BC Historical Newspapers

BC Historical Newspapers Logo

BC Historical Newspapers

The Western Call Sep 10, 1915

Item Metadata

Download

Media
xwestcall-1.0188626.pdf
Metadata
JSON: xwestcall-1.0188626.json
JSON-LD: xwestcall-1.0188626-ld.json
RDF/XML (Pretty): xwestcall-1.0188626-rdf.xml
RDF/JSON: xwestcall-1.0188626-rdf.json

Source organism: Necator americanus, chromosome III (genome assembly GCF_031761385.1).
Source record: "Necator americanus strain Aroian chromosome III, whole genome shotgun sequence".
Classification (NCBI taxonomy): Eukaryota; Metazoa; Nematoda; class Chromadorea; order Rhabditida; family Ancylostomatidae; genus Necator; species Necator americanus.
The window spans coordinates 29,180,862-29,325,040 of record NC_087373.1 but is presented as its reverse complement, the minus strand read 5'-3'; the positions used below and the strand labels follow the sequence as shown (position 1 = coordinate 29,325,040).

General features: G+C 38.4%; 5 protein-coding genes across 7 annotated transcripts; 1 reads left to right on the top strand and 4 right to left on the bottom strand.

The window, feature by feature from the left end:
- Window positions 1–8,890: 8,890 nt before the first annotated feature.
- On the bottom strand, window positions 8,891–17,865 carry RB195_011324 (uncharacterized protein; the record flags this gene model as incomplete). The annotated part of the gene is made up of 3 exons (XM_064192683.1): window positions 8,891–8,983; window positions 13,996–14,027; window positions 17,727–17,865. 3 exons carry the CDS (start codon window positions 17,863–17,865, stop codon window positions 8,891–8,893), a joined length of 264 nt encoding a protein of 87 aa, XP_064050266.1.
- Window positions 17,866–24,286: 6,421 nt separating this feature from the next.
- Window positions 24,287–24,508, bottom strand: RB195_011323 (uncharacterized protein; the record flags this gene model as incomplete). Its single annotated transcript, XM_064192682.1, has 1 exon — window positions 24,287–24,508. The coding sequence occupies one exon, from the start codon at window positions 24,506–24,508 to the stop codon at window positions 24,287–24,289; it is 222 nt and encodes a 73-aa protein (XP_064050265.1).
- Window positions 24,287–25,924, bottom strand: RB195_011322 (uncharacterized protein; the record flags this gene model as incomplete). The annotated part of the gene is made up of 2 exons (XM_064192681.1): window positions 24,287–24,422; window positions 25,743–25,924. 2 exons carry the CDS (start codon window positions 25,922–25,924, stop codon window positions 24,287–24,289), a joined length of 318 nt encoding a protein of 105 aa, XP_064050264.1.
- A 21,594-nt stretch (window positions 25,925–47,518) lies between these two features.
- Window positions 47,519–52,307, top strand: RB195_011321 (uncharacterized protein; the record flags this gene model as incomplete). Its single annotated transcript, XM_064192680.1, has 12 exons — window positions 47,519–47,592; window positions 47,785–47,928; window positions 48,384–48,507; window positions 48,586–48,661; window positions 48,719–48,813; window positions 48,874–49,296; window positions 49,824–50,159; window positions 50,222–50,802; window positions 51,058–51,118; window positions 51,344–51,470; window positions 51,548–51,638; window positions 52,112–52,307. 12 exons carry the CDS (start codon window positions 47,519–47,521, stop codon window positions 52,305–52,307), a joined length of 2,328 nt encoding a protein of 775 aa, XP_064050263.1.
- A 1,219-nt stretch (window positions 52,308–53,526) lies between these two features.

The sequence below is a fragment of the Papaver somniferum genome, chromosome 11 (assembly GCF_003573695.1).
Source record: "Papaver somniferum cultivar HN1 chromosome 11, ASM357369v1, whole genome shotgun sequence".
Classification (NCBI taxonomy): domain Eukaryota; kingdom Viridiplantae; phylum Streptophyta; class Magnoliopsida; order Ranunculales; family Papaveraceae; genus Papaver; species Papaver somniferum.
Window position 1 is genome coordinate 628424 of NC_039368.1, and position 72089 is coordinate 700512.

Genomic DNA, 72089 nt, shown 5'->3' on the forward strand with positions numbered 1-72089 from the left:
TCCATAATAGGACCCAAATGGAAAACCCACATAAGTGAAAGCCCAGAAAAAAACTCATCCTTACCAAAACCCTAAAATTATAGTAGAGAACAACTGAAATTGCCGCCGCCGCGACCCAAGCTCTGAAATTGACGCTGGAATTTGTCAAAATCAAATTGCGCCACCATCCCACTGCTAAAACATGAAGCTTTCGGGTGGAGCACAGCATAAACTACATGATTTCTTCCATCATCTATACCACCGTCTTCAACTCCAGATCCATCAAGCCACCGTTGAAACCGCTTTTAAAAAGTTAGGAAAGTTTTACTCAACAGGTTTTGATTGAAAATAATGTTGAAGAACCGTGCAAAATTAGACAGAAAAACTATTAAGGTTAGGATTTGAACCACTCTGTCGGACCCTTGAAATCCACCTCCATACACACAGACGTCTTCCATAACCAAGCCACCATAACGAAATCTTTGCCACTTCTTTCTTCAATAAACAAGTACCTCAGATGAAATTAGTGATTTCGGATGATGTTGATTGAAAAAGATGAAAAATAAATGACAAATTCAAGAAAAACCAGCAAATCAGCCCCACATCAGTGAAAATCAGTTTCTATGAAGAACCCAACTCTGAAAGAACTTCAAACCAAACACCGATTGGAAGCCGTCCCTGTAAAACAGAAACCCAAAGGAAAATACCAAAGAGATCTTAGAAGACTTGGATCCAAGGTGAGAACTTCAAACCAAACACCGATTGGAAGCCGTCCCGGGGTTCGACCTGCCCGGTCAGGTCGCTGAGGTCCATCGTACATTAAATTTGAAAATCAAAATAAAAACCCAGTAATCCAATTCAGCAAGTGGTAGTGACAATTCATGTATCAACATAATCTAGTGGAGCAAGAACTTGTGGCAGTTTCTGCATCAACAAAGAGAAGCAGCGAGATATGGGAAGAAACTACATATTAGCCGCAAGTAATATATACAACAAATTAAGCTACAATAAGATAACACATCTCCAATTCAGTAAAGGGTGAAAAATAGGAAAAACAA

Turtle: xwestcall-1.0188626-turtle.txt
N-Triples: xwestcall-1.0188626-rdf-ntriples.txt
Original Record: xwestcall-1.0188626-source.json
Full Text
xwestcall-1.0188626-fulltext.txt
Citation
xwestcall-1.0188626.ris

Full Text